These requirements should drive your decision-making process. And when it comes to choosing a developer, it’s often best to choose one that can handle every stage of the process because it can often cost time and money for a new developer to find out and assess what came before – and that’s all prior to even starting development.

Do an Online Search (But Don’t Stop There!)

A quick online search can help you get a sense of what web design and development companies are out there, and what sort of work they do. But don’t always go with the first result that pops up.

When you visit company sites, ask yourself the following questions:

  • How long have they been in the industry? Each project presents new challenges, experience is valuable asset.
  • What types of projects are in their portfolio? If you’re looking for a complicated e-commerce site, for instance, it’s helpful to see if your developer has done something similar before.
  • Are you impressed with their websites? Look for design and functionality that you like. Variety will show you that the developer is willing to approach each project with unique aesthetics and goals, and not just recreate the same site for different clients without giving thought to how it’s different.
  • What sorts of clients do they work with? Whether it’s artists, musicians, non-profits, small businesses, blue-chip firms, or another category, you can get a sense of what types of clients they usually deal with.
  • What are customers saying? Look for testimonials from clients, who will describe their experiences. To avoid getting only positive reviews, seek out reviews on sites like Yelp, Google Plus, and to get a more complete picture.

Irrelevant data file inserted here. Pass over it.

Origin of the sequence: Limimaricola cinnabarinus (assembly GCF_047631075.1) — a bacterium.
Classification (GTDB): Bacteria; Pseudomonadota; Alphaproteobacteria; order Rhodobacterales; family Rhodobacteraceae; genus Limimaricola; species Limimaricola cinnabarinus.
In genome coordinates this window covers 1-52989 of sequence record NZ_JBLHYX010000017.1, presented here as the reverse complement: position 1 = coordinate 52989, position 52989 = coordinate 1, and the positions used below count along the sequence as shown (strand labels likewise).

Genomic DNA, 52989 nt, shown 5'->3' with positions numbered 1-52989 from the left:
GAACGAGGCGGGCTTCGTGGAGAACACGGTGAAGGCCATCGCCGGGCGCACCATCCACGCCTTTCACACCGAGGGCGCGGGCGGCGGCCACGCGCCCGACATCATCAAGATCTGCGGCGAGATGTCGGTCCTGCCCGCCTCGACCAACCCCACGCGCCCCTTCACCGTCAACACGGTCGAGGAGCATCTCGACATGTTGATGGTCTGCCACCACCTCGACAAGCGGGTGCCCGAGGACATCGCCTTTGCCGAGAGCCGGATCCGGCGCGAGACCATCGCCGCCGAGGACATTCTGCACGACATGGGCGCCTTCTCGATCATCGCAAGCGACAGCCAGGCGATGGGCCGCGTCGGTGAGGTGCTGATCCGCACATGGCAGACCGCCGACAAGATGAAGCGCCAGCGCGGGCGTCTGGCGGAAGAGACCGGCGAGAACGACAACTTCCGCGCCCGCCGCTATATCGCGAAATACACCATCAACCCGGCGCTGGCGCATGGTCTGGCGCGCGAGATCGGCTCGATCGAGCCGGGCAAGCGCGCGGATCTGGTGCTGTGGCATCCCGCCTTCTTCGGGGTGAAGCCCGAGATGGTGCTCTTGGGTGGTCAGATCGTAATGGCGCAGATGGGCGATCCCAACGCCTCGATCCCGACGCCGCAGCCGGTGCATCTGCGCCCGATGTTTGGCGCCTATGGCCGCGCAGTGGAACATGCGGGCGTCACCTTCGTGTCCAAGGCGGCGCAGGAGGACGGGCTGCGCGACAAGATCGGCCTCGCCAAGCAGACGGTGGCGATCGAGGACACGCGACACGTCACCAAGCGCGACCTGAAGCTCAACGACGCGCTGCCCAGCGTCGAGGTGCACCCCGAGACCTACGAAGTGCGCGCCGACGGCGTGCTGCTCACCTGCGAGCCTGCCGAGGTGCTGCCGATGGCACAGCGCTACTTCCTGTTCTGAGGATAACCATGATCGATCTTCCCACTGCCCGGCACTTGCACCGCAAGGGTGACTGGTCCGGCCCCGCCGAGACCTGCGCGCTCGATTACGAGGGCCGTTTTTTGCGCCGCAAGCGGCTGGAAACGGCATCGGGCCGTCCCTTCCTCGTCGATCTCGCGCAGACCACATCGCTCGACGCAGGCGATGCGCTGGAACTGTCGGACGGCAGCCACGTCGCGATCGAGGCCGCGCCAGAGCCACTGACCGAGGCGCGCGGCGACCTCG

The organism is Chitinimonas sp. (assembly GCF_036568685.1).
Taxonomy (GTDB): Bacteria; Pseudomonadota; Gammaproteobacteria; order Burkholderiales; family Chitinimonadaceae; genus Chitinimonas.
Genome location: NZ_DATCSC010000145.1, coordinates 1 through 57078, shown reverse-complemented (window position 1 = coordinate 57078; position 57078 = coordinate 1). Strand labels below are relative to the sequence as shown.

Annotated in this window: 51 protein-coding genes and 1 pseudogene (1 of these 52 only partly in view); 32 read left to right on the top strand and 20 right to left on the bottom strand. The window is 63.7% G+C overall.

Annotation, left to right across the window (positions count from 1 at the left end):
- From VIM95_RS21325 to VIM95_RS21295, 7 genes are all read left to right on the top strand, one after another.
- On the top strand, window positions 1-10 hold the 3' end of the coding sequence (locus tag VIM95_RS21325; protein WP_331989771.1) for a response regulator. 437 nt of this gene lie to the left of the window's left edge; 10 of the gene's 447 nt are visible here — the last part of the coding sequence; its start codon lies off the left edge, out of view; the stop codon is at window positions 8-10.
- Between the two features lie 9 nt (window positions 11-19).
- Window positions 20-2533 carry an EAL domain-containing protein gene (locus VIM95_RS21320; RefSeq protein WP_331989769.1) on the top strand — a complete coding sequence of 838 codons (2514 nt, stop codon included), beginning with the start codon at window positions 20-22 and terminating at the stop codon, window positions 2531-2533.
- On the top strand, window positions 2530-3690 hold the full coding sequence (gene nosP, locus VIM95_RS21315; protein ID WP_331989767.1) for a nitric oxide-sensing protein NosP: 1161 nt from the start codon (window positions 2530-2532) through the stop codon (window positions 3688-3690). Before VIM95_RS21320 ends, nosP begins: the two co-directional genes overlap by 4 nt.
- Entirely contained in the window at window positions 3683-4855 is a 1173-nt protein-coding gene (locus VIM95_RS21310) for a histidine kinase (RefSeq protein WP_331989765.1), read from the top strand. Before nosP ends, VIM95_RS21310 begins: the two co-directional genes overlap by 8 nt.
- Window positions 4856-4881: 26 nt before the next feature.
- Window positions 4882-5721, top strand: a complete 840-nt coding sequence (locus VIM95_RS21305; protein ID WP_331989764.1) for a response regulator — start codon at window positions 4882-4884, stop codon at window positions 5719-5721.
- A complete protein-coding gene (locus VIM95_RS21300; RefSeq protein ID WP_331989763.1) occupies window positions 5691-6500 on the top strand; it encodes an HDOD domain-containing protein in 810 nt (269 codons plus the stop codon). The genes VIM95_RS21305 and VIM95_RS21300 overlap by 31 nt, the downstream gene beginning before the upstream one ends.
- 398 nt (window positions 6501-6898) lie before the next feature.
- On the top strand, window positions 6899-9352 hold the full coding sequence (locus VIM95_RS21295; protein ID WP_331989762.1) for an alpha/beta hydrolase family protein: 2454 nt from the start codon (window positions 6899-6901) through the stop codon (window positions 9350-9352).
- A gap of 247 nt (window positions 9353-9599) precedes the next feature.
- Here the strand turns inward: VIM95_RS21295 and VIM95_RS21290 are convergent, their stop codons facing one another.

An online search, however, isn’t always the best way to find out how it’s actually like to work with a particular agency.

Ask People You Know (and sort of know) for Referrals

If a colleague or friend has had a website built that you like, find out who designed it. Better yet, reach out to an online network such as Facebook or Twitter, and ask for recommendations from your virtual community. As we’ve written before, social media is a powerful way to find reputable businesses.

By chatting with people who’ve been through the process, you’ll be able to get a sense of what it’s like to work with the agency, if they communicated well, met deadlines, kept to budget, and were amenable to comments and suggestions.

Contact Agencies You’re Interested In

It’s important to have a meeting or at least a phone call with the web agencies you’re considering. This way, you can find out more about their process, capabilities, and pricing, as well as get a sense of the personalities of the people you’ll be in contact with. It’s also very important to ask them about their availability since many agencies have to book jobs weeks or months in advanced because of existing work commitments.

Trust Yourself and Your Decision

It’s important to know if the design and development agency you’re trusting to has the talent and the time necessary to complete your project by your deadline. If you’re unsure about any aspect of the project or have doubts, your agency should be able to provide the assurance you need. The right agency should make you confident you’re making the right decision.